Conclusion: HIF-1α was up-regulated in patients with diabetic nephropathy. This study may give clinical basis to the role of HIF-1α in development of diabetic nephropathy. However, further studies are still needed to make deeper insights to illuminate HIF-1α in DN patients.

Keywords

HIF-1α, Diabetic nephropathy, Clinical expression.

Introduction

Among various complications of diabetes, the Diabetic Nephropathy (DN), which is characterized as features of the increase of Urinary Albumin Excretion (UAE) rate, abnormal plasma creatinine level, abnormal Glomerular Filtration Rate (GFR) or calculated creatinine clearance [1], is one of the major causes of morbidity and mortality for diabetic patients and also the leading cause of End-Stage Renal Disease (ESRD) in Western countries affecting 20%~40% patients requiring dialysis and or transplantation [2]. In developing countries, the incidence of DN is also increasing rapidly [3]. Studies showed that diabetes with proteinuria is a high risk factor of ESRD for diabetic patients [4,5] and the incipient DN, which is recognized as remission/regression of microalbuminuria, is a common feature for both type 1 and 2 diabetes mellitus [6]. Researches for progression of DN demonstrate that DN is associated with lots of biology progresses such as oxidative stress [7], inflammation [8] and hypoxia [9]. However, deeper understanding for mechanisms of DN is still insignificant.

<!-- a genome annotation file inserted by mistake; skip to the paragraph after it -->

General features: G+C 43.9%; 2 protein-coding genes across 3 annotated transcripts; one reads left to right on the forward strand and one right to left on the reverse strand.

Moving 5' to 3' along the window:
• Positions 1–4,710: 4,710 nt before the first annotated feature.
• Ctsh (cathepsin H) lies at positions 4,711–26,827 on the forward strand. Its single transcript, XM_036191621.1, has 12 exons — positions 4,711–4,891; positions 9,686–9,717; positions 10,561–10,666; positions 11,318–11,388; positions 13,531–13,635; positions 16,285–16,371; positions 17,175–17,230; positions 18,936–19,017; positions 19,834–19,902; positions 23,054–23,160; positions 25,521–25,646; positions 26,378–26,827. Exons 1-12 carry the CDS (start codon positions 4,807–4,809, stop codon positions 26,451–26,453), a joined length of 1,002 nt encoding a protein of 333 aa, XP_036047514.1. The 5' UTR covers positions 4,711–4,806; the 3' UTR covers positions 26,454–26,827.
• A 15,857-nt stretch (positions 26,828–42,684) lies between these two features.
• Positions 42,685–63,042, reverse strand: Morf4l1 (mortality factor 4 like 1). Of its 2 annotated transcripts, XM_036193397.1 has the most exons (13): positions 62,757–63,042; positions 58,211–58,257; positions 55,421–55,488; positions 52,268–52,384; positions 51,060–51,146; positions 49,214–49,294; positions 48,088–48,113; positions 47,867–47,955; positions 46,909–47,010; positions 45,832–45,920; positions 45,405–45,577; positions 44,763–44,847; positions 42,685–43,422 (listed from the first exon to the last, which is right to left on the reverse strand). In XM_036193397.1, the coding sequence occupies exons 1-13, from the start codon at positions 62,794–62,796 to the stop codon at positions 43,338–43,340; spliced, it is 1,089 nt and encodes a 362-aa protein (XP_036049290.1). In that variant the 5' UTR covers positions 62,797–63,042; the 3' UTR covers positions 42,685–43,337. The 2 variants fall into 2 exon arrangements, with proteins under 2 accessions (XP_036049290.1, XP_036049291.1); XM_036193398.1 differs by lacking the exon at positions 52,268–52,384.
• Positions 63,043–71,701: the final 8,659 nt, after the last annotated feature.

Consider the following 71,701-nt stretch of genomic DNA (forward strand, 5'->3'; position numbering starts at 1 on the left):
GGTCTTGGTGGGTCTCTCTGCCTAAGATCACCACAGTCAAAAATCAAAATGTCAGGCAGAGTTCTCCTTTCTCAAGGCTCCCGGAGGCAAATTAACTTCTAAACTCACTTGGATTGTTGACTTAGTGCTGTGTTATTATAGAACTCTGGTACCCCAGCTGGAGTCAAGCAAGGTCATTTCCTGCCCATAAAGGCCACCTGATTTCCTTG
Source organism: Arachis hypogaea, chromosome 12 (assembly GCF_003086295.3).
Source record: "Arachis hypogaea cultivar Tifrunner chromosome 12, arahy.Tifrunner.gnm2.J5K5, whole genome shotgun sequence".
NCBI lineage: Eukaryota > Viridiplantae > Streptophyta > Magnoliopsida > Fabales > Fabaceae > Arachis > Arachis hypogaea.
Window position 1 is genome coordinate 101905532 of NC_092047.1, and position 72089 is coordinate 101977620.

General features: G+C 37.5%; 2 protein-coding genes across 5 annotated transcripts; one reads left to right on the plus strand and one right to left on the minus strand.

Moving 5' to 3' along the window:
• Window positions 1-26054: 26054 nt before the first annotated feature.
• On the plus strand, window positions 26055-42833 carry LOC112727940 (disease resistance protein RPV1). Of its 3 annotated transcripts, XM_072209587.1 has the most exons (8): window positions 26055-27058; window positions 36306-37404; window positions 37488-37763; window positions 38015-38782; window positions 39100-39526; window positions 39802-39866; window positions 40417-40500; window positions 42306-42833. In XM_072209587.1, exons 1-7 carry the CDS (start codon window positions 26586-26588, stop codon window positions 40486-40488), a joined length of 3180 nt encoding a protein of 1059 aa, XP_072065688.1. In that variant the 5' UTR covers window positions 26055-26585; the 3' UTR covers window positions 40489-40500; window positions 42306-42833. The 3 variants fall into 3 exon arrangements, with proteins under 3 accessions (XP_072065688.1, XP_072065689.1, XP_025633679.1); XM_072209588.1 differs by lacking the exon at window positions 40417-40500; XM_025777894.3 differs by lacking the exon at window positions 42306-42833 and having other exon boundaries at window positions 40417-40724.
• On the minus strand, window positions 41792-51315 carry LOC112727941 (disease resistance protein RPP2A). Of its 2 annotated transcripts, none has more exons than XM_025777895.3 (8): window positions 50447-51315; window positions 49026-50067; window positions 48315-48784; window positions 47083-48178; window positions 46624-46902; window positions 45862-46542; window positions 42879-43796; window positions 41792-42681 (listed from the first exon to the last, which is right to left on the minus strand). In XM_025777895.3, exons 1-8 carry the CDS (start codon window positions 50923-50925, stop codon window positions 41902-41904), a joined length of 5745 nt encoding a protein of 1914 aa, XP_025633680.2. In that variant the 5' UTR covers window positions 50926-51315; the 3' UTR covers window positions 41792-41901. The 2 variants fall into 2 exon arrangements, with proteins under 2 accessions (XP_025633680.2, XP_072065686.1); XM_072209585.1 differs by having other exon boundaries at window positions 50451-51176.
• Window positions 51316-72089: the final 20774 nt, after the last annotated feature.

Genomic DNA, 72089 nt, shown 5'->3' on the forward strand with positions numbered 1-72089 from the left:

It has been proved that hypoxia is an acknowledged pathway to nephropathy, and is related to mechanism for the development of DN [9]. Hypoxia-Inducible Factor-1 (HIF-1) is the key mediator in process of cellular oxygen balance [10]. It allows the adaptive responses to hypoxia by participating in progress of cellular energy metabolism, glucose transport, angiogenesis, and so on. HIF-1 can also regulate particular genes involved in hypoxia, such as erythropoietin, vascular endothelial growth factor A and enzymes associated with glucose metabolism [11]. HIF-1α is one of the two subunits of HIF-1 which has been proved to play a crucial role in process of cellular hypoxia. Regulation of HIF-1 activity is critically dependent on the degradation of the HIF-1α [12].